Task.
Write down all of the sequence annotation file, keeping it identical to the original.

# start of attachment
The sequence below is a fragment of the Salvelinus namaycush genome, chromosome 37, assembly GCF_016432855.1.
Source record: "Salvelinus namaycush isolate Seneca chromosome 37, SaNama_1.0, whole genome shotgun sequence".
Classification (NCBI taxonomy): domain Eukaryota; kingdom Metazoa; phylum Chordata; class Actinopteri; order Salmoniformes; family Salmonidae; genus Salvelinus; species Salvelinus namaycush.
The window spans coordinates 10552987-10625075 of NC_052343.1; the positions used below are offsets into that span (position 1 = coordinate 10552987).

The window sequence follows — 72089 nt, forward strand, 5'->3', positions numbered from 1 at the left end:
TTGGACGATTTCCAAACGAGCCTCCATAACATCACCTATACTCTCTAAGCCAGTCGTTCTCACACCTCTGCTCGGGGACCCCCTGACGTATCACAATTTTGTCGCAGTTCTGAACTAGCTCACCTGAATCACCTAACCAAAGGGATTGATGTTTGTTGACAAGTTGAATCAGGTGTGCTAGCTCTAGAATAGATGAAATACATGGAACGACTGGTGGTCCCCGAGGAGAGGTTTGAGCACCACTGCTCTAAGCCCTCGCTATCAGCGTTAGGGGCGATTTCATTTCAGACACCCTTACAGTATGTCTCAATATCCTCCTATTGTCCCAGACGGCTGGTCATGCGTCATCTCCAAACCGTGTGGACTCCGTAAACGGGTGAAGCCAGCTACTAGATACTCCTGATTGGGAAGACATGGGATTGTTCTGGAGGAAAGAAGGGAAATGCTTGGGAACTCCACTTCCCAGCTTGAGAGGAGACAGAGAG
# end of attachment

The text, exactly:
The sequence below is a fragment of the Salvelinus namaycush genome, chromosome 37, assembly GCF_016432855.1.
Source record: "Salvelinus namaycush isolate Seneca chromosome 37, SaNama_1.0, whole genome shotgun sequence".
Classification (NCBI taxonomy): domain Eukaryota; kingdom Metazoa; phylum Chordata; class Actinopteri; order Salmoniformes; family Salmonidae; genus Salvelinus; species Salvelinus namaycush.
The window spans coordinates 10552987-10625075 of NC_052343.1; the positions used below are offsets into that span (position 1 = coordinate 10552987).

The window sequence follows — 72089 nt, forward strand, 5'->3', positions numbered from 1 at the left end:
TTGGACGATTTCCAAACGAGCCTCCATAACATCACCTATACTCTCTAAGCCAGTCGTTCTCACACCTCTGCTCGGGGACCCCCTGACGTATCACAATTTTGTCGCAGTTCTGAACTAGCTCACCTGAATCACCTAACCAAAGGGATTGATGTTTGTTGACAAGTTGAATCAGGTGTGCTAGCTCTAGAATAGATGAAATACATGGAACGACTGGTGGTCCCCGAGGAGAGGTTTGAGCACCACTGCTCTAAGCCCTCGCTATCAGCGTTAGGGGCGATTTCATTTCAGACACCCTTACAGTATGTCTCAATATCCTCCTATTGTCCCAGACGGCTGGTCATGCGTCATCTCCAAACCGTGTGGACTCCGTAAACGGGTGAAGCCAGCTACTAGATACTCCTGATTGGGAAGACATGGGATTGTTCTGGAGGAAAGAAGGGAAATGCTTGGGAACTCCACTTCCCAGCTTGAGAGGAGACAGAGAG